I hated it when tapes got stretched so that it played at inconsistent speed from heat. Weeere comingtoyou liiiiiive ffffrom NewcastleStadium.
Just wait 5 years
Back in high school I listened to the unabridged audiobook version of Robinson Crusoe on cassette when it ended up on the summer reading list. I could always tell it was time to replace the batteries in my crappy little Radioshack portable tape player when the narrator sounded like he was broadcasting live from the gateway to Hell.
That was my favorite, too! I loved the results (overall) paired with my Technic cassette deck which had an automatic tape calibration feature.
I had an MA-R that came as a freebie in a box of SA cassettes. It was excellent (but the SAs were no slouch). I might still have it somewhere, for that matter… but my dad’s Aiwa F990’s drive belts turned to goo long ago. What a shame, really, since that was an awesome cassette deck for its day, and I could probably make some side money digitizing cassette recordings with that deck and my Focusrite audio interface.
Also, my 2010-vintage car’s stereo has an input jack (with a Bluetooth kit plugged in), so my main use case for cassettes is also long gone. I don’t really miss cassettes all that much.
When I was a kid, my dad had some of these. I remember being shocked at how heavy they were.
The big bonus for cassettes was that they’re practically indestructible by kinetic means. You had to really work hard to break one through dropping or crushing. And scratching them was no big deal either. As long as nobody pulled the tape out they were good, but even then, you could get a pencil and wind them back in.
Sure they never sounded particularly good, but they had a durability on their side, and that made them perfect for giving to kids.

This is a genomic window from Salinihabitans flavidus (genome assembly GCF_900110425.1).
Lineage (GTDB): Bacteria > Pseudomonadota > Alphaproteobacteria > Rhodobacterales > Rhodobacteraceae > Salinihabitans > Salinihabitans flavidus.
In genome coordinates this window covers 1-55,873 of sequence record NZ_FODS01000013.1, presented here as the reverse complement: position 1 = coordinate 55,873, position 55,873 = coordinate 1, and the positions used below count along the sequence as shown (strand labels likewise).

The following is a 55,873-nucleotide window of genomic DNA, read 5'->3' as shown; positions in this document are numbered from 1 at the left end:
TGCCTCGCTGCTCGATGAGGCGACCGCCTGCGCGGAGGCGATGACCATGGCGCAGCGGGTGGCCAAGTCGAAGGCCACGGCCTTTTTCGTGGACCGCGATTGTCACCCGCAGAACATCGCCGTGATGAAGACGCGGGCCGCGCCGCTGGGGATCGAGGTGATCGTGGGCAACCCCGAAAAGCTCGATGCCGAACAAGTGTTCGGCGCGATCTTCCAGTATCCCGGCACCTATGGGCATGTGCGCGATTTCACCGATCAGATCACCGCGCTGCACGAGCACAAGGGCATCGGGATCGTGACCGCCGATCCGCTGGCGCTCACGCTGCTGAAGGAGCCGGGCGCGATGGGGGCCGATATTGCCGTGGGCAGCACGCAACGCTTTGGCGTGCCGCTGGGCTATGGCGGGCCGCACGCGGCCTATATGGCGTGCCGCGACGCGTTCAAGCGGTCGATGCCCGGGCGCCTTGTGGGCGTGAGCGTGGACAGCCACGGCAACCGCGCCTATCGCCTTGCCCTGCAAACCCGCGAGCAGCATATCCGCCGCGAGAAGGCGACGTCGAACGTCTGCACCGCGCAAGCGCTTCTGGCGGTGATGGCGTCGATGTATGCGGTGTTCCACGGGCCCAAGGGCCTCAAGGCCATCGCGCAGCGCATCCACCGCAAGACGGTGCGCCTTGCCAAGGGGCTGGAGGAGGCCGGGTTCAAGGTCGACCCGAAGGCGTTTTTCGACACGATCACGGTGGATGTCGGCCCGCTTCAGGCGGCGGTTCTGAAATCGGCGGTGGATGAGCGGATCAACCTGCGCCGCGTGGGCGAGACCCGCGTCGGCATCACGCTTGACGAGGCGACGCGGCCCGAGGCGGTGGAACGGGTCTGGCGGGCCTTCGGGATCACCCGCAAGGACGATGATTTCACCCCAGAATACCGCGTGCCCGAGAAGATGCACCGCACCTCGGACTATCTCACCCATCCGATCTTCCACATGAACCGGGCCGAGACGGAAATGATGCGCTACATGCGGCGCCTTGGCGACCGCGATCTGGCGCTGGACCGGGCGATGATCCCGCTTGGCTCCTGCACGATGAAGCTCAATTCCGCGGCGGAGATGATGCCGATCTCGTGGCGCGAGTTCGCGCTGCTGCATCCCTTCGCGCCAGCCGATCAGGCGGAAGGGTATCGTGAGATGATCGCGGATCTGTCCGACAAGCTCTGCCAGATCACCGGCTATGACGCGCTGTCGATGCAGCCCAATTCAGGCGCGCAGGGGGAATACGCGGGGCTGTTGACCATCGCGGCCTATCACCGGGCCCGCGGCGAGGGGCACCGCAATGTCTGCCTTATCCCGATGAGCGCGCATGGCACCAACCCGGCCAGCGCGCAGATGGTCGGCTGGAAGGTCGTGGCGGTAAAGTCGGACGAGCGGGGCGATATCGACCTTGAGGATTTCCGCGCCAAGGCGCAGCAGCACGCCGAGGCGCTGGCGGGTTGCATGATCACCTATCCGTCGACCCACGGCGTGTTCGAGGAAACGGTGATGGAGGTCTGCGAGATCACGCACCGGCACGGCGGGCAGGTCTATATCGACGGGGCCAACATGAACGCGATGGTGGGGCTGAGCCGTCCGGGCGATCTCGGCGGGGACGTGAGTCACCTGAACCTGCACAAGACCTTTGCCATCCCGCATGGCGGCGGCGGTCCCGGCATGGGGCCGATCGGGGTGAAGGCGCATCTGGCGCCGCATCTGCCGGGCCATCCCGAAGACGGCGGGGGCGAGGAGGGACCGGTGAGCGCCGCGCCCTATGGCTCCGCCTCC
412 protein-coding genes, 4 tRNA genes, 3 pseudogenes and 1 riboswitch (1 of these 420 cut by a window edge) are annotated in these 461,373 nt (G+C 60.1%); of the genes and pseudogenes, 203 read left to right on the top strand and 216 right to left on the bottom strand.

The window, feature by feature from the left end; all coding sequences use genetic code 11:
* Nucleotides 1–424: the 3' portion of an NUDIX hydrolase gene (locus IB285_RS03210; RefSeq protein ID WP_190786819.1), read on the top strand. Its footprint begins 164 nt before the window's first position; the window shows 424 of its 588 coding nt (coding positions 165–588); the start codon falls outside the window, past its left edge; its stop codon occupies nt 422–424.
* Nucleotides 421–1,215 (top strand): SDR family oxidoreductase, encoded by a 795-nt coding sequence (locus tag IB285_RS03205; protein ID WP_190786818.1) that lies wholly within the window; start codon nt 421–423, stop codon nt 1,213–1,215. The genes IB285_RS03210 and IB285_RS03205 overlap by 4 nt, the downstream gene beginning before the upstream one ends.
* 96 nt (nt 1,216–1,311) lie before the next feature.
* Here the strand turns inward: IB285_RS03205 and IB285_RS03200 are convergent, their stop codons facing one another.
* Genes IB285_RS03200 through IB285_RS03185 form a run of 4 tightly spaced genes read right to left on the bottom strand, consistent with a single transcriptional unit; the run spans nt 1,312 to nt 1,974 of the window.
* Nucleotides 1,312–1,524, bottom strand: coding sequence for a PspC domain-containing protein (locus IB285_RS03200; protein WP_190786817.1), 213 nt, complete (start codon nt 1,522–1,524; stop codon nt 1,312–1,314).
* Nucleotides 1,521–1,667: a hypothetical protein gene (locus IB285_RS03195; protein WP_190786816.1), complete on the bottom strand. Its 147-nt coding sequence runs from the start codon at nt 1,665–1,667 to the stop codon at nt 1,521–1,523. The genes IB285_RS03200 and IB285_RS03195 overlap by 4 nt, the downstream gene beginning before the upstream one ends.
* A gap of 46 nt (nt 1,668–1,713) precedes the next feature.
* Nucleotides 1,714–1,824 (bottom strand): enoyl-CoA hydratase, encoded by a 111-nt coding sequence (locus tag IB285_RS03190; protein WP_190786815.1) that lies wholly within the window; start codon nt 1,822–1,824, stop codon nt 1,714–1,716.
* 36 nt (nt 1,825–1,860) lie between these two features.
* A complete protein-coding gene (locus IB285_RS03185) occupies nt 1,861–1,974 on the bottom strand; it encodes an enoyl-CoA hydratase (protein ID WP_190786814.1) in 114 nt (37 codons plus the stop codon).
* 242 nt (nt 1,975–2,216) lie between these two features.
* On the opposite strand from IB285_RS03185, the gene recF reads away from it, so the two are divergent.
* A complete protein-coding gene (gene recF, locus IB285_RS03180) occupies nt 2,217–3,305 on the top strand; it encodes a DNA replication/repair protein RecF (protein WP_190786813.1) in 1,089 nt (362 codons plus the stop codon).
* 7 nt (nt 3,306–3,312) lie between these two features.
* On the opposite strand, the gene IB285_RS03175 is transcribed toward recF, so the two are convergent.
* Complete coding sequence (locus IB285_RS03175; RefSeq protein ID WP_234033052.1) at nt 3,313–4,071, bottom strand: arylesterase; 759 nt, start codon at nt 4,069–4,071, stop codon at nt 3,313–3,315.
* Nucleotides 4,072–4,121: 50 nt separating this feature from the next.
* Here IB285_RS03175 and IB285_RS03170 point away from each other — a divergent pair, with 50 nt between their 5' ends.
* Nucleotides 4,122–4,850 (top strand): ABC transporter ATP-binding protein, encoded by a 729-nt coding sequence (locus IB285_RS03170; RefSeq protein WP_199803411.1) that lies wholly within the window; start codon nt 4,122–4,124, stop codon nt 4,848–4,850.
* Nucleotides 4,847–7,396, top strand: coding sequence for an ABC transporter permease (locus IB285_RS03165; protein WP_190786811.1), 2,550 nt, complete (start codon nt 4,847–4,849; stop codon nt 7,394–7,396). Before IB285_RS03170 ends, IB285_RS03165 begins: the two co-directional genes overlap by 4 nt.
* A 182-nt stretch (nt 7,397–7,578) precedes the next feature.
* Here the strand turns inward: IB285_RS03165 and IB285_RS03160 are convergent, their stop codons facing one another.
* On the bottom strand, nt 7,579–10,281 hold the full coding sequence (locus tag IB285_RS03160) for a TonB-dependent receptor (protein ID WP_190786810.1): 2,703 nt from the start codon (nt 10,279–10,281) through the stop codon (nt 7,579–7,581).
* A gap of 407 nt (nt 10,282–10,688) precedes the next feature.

If you’re at all interested in vintage, obsolete, and weird AV equipment, I recommend watching all of the videos on Techmoan’s channel. He’s got some really great stuff.
I like to think I’m pretty well versed in vintage AV equipment, and I’m constantly learning about crazy stuff I’ve never heard of before from his channel.
I came here to make almost this exact statement!
I’m only replying in the hopes that someone who didn’t pay you any mind reconsiders and CHECKS OUT THE REST OF TECHMOAN’S CHANNEL!
Reminds me of the Teac CRC, which I still had at least one of up until last year when I ditched most of my remaining cassettes.
Oh, come on! It’s not that bad of a format, let alone trash. At the high end (good noise reduction, quality deck, metal tape) compact cassette sounds pretty much like a CD does. Of course, a CD also sounds pretty much like a CD does and it is way, way cheaper to get CD-quality out of a CD than out of high-end tape hardware.
Good eye. You are right, those look like the same “reels” as the open cassette put in a regular style case. Guess they were looking to justify or make back cost on a manufacturing line.
Techmoan covered this very thing.
Also, I remember when we first got a CD player, and easily skipping from one track to another felt like magic
Indeed. Techmoan’s amazing when it comes to this sort of thing. You might also enjoy Technology Connections. Perfect companion channel to Techmoan. His series on the birth od recorded music is particularly wonderful.
I’ll have to check that channel out. I often see that channel in the recommendations list when viewing Techmoan’s stuff. Sounds right up my alley.
Given that compact cassettes were originally developed for dictation machines in the
space age late 1950ies/early 1960ies they turned out quite nicely as an audio medium.
The first machines available were only mono dictation machines. But you could operate them on the mains and on batteries, and they were portable. Being business machines, they were relatively costly at first, but very popular very fast. Philips was totally overwhelmed by the sudden demand. Once manufactures realised that there was a huge untapped market of young people wanting to be able to listen to music at home and on the move other than on crappy AM transistor radios, things got moving, culminating in the Walkman some 20 years later.
I had one of those
as a hand-me-down as a kid in the 1970ies.
You couldn’t just hear music or record stuff to mess around with, it would also double as a tricorder when playing Star Trek.
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